Texas Securities Board Approves Advisory Payments to Retiring Advisers

In a letter dated December 11, 2015, the Texas State Securities Board (“Board”) granted a no-action request by Managed Financial Service Corporation, Inc. (“MFSC”) that paves the way for a retiring investment adviser representative to receive continuing compensation after retirement. The Board confirmed that it would not commence or seek enforcement proceedings against either MFSC or a specified retiring investment adviser representative if certain procedures were followed. MFSC and its retiring representative requested the no-action letter in order to implement a plan under which the retiring representative would continue to receive compensation derived from the residual value of the work as an investment adviser for certain accounts.

The no-action was requested based on a concern, predominant in the investment adviser industry, that receipt by a retired adviser representative of ongoing advisory fees or a portion of advisory fees received by a successor adviser or firm would subject the retired representative to discipline for conducting business without registration.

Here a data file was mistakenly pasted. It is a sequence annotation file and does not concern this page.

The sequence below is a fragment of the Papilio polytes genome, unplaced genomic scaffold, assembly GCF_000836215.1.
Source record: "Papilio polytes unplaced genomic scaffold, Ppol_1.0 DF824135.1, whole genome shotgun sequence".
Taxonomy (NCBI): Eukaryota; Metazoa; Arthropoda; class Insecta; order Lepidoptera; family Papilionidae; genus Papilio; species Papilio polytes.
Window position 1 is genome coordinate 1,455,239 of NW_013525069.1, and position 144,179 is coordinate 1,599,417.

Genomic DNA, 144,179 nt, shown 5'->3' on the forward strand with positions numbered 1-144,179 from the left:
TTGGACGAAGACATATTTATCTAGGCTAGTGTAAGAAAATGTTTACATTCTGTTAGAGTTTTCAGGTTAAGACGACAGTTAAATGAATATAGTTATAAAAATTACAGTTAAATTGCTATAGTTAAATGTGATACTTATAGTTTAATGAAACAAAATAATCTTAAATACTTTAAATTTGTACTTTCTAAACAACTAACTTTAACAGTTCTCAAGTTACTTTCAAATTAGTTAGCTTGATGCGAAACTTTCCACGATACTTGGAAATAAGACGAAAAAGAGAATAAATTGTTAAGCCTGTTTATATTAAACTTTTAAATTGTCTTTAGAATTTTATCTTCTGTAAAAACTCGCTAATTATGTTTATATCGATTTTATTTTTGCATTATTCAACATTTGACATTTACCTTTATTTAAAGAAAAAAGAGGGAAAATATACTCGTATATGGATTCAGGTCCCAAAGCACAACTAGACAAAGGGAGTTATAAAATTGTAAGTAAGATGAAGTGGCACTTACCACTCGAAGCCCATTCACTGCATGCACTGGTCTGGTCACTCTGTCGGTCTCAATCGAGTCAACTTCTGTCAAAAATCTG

The no-action relief granted by the Board is similar to the practice in the brokerage industry that has been codified in FINRA Rule 2040 (b) in which, prior to that date, was sanctioned by a FINRA no-action letter issued to Merrill Lynch in March 2012.

The relief sought by MFSC closely mirrored the requirements of FINRA Rule 2040, but tailored them to meet the unique services that investment advisers, as opposed to brokers, provide to their clients. Among other things, in order to obtain the requested relief, MFSC agreed that it would promptly inform the retiring representative’s clients of the new supervised person who would be providing advice and would cease to pay any compensation to the retiring representative should that person ever be subject to a disqualifying event such as specified disciplinary proceedings. The RIA representative also agreed, as a condition to receiving the payments, not to solicit new advisory business, open new accounts, provide investment advice, endorse MFSC, or engage in certain similar activities.

MFSC also represented that the retiring representative would execute an agreement by which she agreed to abide by the conditions outlined in the no-action request. In granting the request, the Board confirmed that it would recommend no action to require the representative to register as an investment adviser representative of MFSC following her retirement.

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